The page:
Levin and Kitty move to Moscow to await the birth of their baby, and they are astonished at the expenses of city life. Levin makes a trip to the provinces to take part in important local elections, in which the vote brings a victory for the young liberals. One day, Stiva takes Levin to visit Anna, whom Levin has never met. Anna enchants Levin, but her success in pleasing Levin only fuels her resentment toward Vronsky. She grows paranoid that Vronsky no longer loves her. Meanwhile, Kitty enters labor and bears a son. Levin is confused by the conflicting emotions he feels toward the infant. Stiva goes to St. Petersburg to seek a cushy job and to beg Karenin to grant Anna the divorce he once promised her. Karenin, following the advice of a questionable French psychic, refuses.

Anna picks a quarrel with Vronsky, accusing him of putting his mother before her and unfairly postponing plans to go to the country. Vronsky tries to be accommodating, but Anna remains angry. When Vronsky leaves on an errand, Anna is tormented. She sends him a telegram urgently calling him home, followed by a profusely apologetic note. In desperation, Anna drives to Dolly’s to say goodbye, and then returns home. She resolves to meet Vronsky at the train station after his errand, and she rides to the station in a stupor. At the station, despairing and dazed by the crowds, Anna throws herself under a train and dies.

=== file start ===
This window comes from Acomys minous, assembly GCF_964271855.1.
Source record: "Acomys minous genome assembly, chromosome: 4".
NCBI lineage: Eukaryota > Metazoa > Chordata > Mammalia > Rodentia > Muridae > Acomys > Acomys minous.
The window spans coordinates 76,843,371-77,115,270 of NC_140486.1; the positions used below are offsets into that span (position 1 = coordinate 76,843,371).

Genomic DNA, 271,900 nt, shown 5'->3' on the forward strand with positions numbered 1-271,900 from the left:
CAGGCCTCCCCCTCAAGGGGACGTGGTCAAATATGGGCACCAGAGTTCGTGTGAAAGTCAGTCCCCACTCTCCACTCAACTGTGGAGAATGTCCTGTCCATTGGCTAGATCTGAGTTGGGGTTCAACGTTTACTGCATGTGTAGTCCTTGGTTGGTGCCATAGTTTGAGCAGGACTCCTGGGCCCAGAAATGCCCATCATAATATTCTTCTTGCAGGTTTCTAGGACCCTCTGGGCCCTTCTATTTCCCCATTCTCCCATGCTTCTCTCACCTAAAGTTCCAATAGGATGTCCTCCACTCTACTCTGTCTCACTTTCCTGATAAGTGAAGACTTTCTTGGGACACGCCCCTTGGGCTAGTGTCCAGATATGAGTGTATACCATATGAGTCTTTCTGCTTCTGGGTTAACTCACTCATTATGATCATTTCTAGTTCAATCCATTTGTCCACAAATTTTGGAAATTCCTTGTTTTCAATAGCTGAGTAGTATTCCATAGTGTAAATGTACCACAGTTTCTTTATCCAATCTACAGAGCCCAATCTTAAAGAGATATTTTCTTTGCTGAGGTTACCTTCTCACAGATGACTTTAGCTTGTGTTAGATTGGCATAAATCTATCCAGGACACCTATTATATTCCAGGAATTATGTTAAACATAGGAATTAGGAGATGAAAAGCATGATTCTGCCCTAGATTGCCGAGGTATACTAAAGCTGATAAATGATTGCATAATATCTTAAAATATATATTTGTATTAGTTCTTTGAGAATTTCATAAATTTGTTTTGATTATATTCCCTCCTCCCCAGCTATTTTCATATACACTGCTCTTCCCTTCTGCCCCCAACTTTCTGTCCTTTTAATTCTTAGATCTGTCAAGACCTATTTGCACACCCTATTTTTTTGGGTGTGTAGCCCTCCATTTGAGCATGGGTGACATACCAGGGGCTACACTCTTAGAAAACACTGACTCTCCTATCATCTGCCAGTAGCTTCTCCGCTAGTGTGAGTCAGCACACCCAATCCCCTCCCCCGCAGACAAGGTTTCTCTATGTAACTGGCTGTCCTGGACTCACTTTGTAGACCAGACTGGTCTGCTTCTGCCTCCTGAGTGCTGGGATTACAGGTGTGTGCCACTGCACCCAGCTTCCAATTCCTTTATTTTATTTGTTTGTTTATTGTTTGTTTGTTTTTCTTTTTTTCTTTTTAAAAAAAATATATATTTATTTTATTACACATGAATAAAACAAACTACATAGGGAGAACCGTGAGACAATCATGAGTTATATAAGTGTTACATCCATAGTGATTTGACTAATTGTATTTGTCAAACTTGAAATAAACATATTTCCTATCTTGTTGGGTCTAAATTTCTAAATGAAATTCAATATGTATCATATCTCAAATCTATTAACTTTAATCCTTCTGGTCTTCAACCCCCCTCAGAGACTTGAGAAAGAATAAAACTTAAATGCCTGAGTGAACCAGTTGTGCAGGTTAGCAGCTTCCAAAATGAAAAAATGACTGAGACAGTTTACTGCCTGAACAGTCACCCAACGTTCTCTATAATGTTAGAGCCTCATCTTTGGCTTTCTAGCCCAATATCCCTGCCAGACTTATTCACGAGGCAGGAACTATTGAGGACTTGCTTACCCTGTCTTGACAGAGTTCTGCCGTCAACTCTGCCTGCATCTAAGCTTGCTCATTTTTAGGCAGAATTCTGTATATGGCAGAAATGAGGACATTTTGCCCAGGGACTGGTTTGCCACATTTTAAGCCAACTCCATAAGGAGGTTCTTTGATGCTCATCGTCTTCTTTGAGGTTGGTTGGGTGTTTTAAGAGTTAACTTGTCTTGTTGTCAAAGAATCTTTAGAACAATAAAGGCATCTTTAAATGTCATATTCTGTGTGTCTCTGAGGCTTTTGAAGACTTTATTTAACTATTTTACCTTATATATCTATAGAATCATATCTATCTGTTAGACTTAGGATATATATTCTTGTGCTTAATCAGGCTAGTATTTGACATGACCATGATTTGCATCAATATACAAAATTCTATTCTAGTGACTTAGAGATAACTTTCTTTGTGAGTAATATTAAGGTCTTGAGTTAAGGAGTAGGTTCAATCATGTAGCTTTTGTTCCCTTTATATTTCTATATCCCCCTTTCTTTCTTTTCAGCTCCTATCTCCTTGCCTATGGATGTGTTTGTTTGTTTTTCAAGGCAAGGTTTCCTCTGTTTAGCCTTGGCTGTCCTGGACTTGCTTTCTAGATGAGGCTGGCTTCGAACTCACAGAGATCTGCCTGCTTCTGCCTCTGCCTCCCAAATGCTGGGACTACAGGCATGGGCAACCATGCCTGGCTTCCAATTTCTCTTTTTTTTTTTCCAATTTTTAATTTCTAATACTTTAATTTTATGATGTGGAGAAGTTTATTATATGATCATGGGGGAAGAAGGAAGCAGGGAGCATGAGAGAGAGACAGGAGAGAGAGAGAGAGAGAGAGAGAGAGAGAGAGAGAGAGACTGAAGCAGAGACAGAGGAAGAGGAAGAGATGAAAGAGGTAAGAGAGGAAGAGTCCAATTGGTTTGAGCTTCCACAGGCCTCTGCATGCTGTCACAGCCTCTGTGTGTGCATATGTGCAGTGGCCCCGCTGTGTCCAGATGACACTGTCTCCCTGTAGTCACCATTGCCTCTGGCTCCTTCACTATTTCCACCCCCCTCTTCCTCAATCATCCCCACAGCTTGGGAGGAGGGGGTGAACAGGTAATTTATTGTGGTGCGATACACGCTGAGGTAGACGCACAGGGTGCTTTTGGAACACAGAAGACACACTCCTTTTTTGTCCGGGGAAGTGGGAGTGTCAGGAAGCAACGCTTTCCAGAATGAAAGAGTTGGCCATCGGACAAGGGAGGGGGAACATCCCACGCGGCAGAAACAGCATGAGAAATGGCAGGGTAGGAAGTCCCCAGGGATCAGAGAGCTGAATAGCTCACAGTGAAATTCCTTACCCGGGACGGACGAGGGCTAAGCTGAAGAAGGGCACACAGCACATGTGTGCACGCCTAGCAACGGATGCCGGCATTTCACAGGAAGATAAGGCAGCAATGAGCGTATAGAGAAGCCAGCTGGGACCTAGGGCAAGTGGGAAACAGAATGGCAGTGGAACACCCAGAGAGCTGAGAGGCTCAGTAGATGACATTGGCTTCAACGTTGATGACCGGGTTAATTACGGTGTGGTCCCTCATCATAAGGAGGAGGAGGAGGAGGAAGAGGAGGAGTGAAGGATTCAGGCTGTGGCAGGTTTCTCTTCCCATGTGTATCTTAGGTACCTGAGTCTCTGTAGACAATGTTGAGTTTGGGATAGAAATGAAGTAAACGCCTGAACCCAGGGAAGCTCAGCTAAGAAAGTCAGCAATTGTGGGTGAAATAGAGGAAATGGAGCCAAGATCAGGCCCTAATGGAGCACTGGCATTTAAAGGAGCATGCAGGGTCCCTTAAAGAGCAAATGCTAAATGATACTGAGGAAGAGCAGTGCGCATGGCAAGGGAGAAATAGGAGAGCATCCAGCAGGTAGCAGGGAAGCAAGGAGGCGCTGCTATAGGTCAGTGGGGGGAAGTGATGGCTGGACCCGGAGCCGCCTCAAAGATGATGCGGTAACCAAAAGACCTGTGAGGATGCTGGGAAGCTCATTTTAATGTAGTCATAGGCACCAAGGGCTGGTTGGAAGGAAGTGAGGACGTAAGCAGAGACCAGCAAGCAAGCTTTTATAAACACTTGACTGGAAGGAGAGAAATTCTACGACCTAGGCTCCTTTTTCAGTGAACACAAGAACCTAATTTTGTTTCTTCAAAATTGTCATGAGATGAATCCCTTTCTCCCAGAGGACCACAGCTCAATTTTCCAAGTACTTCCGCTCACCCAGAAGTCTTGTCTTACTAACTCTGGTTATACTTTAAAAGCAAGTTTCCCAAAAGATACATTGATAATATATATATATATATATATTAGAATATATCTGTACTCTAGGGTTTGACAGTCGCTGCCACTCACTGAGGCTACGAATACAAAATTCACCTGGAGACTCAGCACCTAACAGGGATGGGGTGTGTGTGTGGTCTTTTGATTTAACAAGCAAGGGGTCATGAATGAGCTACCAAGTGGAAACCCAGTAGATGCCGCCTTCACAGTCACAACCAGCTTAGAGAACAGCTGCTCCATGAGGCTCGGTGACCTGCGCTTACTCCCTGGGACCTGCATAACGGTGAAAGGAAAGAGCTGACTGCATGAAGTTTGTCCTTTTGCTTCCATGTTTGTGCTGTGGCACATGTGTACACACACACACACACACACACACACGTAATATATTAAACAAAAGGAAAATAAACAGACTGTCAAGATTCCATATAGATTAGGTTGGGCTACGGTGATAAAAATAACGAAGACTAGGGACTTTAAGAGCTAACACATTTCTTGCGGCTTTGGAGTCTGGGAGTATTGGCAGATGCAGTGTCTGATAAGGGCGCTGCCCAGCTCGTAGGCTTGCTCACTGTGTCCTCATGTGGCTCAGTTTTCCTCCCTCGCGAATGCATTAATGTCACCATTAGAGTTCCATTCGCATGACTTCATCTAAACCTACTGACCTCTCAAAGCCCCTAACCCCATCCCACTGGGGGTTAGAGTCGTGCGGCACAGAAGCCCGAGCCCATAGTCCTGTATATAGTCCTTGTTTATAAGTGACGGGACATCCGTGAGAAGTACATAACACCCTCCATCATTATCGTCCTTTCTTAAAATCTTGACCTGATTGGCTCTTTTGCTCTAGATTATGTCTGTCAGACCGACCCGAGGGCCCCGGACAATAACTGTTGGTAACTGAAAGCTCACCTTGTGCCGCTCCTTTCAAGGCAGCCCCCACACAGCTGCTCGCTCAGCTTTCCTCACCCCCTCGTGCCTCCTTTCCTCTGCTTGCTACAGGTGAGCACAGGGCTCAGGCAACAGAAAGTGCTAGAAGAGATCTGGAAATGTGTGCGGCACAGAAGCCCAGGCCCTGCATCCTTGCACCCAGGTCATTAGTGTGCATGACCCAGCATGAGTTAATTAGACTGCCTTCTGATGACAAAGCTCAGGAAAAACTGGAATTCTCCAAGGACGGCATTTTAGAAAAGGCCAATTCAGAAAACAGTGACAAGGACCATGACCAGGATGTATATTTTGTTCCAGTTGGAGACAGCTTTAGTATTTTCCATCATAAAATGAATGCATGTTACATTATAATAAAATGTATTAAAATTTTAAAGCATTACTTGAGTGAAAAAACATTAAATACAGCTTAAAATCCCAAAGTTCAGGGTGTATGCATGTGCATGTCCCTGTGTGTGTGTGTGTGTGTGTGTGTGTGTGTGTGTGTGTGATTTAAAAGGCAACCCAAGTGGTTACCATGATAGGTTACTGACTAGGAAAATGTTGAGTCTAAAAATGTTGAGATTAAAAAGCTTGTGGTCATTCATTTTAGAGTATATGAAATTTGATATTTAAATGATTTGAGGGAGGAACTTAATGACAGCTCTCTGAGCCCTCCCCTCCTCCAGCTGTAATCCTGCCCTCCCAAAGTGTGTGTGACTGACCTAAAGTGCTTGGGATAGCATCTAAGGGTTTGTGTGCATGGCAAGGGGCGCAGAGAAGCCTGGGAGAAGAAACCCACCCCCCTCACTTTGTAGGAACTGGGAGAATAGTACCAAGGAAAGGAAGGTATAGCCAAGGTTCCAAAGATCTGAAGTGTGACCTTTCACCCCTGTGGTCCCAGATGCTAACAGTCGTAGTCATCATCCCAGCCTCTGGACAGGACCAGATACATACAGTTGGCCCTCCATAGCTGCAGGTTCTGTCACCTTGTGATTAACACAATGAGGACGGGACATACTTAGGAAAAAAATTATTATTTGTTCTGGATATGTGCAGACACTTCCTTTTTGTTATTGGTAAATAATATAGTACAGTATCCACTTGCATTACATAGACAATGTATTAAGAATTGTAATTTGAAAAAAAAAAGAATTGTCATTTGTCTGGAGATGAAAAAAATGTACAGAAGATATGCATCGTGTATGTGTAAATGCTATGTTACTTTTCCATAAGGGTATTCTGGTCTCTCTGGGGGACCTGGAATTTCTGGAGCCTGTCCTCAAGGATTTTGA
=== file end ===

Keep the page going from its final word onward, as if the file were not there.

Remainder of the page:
Two months later, Sergei’s book has finally been published, to virtually no acclaim. Sergei represses his disappointment by joining a patriotic upsurge of Russian support for Slavic peoples attempting to free themselves from Turkish rule. Sergei, Vronsky, and others board a train for Serbia to assist in the cause. Levin is skeptical of the Slavic cause, however.

Kitty becomes worried by Levin’s gloomy mood. He has become immersed in questions about the meaning of life but feels unable to answer them. One day, however, a peasant remarks to Levin that the point of life is not to fill one’s belly but to serve God and goodness. Levin receives this advice as gospel, and his life is suddenly transformed by faith.

Later that day, Levin, Dolly, and Dolly’s children seek shelter from a sudden, violent thunderstorm, only to discover that Kitty and Levin’s young son are still outside. Levin runs to the woods and sees a huge oak felled by lightning. He fears the worst, but his wife and child are safe. For the first time, Levin feels real love for his son, and Kitty is pleased. Levin reflects again that the meaning of his life lies in the good that he can put into it.” — Source: Fandom